Postscript: The Difference Mentoring Makes

Principals need continuous, job-embedded professional learning opportunities.
By L. Earl Franks, Ed.D., CAE
Principal, May/June 2018. Volume 97, Number 5.

Every student deserves to attend a high-functioning school. That means we must do more to ensure that each school is led by an effective principal, with the appro­priate professional supports for continuous development.

In what areas do principals need the most support? We can turn to NAESP’s recently released report, The Pre-K–8 School Leader in 2018: A 10-Year Study, for perspective. Principals describe multiple areas of professional development need, including improving staff per­formance, understanding and applying technology, managing time, using social media effectively, and planning school improvement. Principals also iden­tified a number of student-related issues as being of high concern, including mental health issues, manag­ing behavior, and poverty.

NAESP bolsters principal leadership by addressing these focus areas and provid­ing research and best practices through various professional devel­opment activities and resources. But it is essential that states and districts also focus on what prin­cipals identify as their learning needs and use that information, along with the growing awareness of new models, to support principal learning throughout their career span and to develop authentic, rele­vant, and high-impact professional learning opportunities.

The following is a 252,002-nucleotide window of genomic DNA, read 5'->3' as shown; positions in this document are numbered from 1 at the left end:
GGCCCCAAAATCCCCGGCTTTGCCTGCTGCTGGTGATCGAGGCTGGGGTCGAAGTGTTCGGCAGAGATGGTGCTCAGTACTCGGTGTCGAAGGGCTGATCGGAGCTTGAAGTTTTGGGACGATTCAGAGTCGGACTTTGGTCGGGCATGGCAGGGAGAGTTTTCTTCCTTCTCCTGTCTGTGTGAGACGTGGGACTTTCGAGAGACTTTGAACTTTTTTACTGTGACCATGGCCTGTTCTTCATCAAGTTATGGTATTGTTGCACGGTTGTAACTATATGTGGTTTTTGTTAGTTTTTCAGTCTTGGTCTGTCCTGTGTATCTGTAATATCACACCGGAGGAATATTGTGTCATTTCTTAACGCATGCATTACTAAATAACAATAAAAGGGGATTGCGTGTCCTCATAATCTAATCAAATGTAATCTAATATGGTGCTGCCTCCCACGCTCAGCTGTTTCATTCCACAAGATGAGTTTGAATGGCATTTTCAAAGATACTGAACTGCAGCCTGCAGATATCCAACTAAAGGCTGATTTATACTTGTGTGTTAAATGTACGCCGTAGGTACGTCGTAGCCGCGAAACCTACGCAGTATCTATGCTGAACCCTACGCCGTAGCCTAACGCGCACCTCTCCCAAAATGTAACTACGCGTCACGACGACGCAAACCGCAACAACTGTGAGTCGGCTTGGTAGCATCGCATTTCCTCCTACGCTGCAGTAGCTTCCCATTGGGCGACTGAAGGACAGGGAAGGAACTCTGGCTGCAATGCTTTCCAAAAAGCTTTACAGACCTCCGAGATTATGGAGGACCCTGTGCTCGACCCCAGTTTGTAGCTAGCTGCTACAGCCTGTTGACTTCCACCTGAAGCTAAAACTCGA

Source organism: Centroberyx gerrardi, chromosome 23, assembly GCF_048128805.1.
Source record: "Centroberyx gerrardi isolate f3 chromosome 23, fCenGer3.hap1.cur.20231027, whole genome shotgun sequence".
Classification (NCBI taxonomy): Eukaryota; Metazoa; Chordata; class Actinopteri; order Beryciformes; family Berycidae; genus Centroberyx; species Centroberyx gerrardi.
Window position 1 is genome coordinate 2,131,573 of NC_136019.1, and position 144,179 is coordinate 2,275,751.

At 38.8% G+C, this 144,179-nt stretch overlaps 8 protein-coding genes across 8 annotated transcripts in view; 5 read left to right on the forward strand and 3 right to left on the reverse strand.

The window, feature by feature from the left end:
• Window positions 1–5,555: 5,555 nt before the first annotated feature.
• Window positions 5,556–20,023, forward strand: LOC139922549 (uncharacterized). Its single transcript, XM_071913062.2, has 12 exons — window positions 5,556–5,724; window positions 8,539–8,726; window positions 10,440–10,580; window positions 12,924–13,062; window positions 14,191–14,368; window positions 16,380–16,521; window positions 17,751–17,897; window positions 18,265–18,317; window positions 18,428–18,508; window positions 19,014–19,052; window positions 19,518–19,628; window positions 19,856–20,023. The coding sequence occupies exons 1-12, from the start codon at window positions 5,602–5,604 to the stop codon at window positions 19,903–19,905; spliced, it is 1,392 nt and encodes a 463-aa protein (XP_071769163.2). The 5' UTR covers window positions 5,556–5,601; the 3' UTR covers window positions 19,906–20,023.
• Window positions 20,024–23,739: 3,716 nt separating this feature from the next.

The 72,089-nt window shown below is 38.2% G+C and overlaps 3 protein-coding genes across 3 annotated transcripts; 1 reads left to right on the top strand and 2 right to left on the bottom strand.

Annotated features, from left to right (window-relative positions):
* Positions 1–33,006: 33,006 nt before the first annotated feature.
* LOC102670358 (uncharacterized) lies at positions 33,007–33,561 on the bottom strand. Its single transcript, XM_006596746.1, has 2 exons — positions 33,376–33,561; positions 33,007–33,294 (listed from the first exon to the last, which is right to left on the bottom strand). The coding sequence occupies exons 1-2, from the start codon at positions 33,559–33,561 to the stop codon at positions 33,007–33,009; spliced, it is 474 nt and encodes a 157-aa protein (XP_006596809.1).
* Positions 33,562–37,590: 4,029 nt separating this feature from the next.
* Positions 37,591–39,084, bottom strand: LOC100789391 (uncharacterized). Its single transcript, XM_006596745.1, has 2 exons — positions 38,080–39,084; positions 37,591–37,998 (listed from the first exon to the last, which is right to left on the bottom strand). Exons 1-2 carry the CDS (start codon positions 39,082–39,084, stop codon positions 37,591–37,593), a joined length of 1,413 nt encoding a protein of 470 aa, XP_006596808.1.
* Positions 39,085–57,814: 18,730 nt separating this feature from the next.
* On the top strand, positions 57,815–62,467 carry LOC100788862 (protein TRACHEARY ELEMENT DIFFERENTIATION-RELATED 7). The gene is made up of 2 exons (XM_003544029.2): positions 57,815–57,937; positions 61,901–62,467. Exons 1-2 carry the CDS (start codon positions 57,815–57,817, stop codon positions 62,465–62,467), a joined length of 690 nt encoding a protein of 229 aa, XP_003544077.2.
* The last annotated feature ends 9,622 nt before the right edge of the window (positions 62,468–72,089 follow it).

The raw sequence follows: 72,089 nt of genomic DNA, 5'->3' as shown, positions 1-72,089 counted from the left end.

Mentoring programs, for exam­ple, have gained prominence in the ecosystem of professional learning opportunities. NAESP has long touted the benefits of prin­cipal mentoring in overall school success. New or newly assigned principals require the critical support that a highly trained mentor can offer in an atmosphere of trust and professional assistance. The opportunity to apply theoretical knowledge to on-the-job implementation with the guidance of an experienced administrator helps ensure a successful career trajectory. And responses from The Pre-K–8 School Leader in 2018 indicate that 75 percent of responding principals found mentorship programs very or some­what valuable to success as an elementary principal.

Since its inception in 2003, NAESP’s National Mentor Training and Certification Program has empowered school districts from around the country to develop outstanding programs that enhance their leadership succession plans for the recruitment and retention of highly qualified princi­pals and other school leaders. Mentor training is a win-win situation for mentors and their protégés: Mentors give back to the profession while the protégé receives on-the-job training from an experienced principal.

L. Earl Franks, Ed.D., CAE, is executive director of NAESP.


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